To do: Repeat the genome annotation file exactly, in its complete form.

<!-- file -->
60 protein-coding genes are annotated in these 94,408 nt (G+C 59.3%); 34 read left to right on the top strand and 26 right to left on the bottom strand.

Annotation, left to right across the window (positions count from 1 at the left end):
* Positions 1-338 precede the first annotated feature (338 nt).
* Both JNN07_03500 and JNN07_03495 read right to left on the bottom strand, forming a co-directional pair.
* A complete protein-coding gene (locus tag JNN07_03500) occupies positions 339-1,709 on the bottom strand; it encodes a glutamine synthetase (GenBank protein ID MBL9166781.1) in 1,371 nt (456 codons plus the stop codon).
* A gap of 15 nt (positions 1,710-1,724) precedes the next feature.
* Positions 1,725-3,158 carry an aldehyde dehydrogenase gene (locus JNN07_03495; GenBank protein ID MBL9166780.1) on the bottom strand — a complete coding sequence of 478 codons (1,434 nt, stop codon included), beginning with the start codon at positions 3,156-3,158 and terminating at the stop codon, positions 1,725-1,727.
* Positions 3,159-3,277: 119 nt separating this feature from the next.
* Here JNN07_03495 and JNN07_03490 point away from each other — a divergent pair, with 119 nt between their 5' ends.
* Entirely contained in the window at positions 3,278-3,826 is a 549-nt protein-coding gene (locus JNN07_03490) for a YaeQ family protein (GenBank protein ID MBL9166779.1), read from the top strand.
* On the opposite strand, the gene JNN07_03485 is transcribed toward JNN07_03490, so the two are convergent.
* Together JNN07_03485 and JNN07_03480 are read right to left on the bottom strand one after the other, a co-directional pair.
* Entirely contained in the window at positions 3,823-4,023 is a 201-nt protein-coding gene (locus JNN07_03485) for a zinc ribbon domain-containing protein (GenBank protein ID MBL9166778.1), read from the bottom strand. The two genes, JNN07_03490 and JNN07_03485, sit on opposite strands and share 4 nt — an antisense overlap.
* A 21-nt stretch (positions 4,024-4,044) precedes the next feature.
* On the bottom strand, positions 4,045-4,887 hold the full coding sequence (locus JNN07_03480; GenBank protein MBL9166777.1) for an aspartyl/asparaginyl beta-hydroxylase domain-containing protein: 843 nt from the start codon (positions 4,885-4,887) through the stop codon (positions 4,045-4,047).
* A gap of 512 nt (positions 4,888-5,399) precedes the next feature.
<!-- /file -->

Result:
60 protein-coding genes are annotated in these 94,408 nt (G+C 59.3%); 34 read left to right on the top strand and 26 right to left on the bottom strand.

Annotation, left to right across the window (positions count from 1 at the left end):
* Positions 1-338 precede the first annotated feature (338 nt).
* Both JNN07_03500 and JNN07_03495 read right to left on the bottom strand, forming a co-directional pair.
* A complete protein-coding gene (locus tag JNN07_03500) occupies positions 339-1,709 on the bottom strand; it encodes a glutamine synthetase (GenBank protein ID MBL9166781.1) in 1,371 nt (456 codons plus the stop codon).
* A gap of 15 nt (positions 1,710-1,724) precedes the next feature.
* Positions 1,725-3,158 carry an aldehyde dehydrogenase gene (locus JNN07_03495; GenBank protein ID MBL9166780.1) on the bottom strand — a complete coding sequence of 478 codons (1,434 nt, stop codon included), beginning with the start codon at positions 3,156-3,158 and terminating at the stop codon, positions 1,725-1,727.
* Positions 3,159-3,277: 119 nt separating this feature from the next.
* Here JNN07_03495 and JNN07_03490 point away from each other — a divergent pair, with 119 nt between their 5' ends.
* Entirely contained in the window at positions 3,278-3,826 is a 549-nt protein-coding gene (locus JNN07_03490) for a YaeQ family protein (GenBank protein ID MBL9166779.1), read from the top strand.
* On the opposite strand, the gene JNN07_03485 is transcribed toward JNN07_03490, so the two are convergent.
* Together JNN07_03485 and JNN07_03480 are read right to left on the bottom strand one after the other, a co-directional pair.
* Entirely contained in the window at positions 3,823-4,023 is a 201-nt protein-coding gene (locus JNN07_03485) for a zinc ribbon domain-containing protein (GenBank protein ID MBL9166778.1), read from the bottom strand. The two genes, JNN07_03490 and JNN07_03485, sit on opposite strands and share 4 nt — an antisense overlap.
* A 21-nt stretch (positions 4,024-4,044) precedes the next feature.
* On the bottom strand, positions 4,045-4,887 hold the full coding sequence (locus JNN07_03480; GenBank protein MBL9166777.1) for an aspartyl/asparaginyl beta-hydroxylase domain-containing protein: 843 nt from the start codon (positions 4,885-4,887) through the stop codon (positions 4,045-4,047).
* A gap of 512 nt (positions 4,888-5,399) precedes the next feature.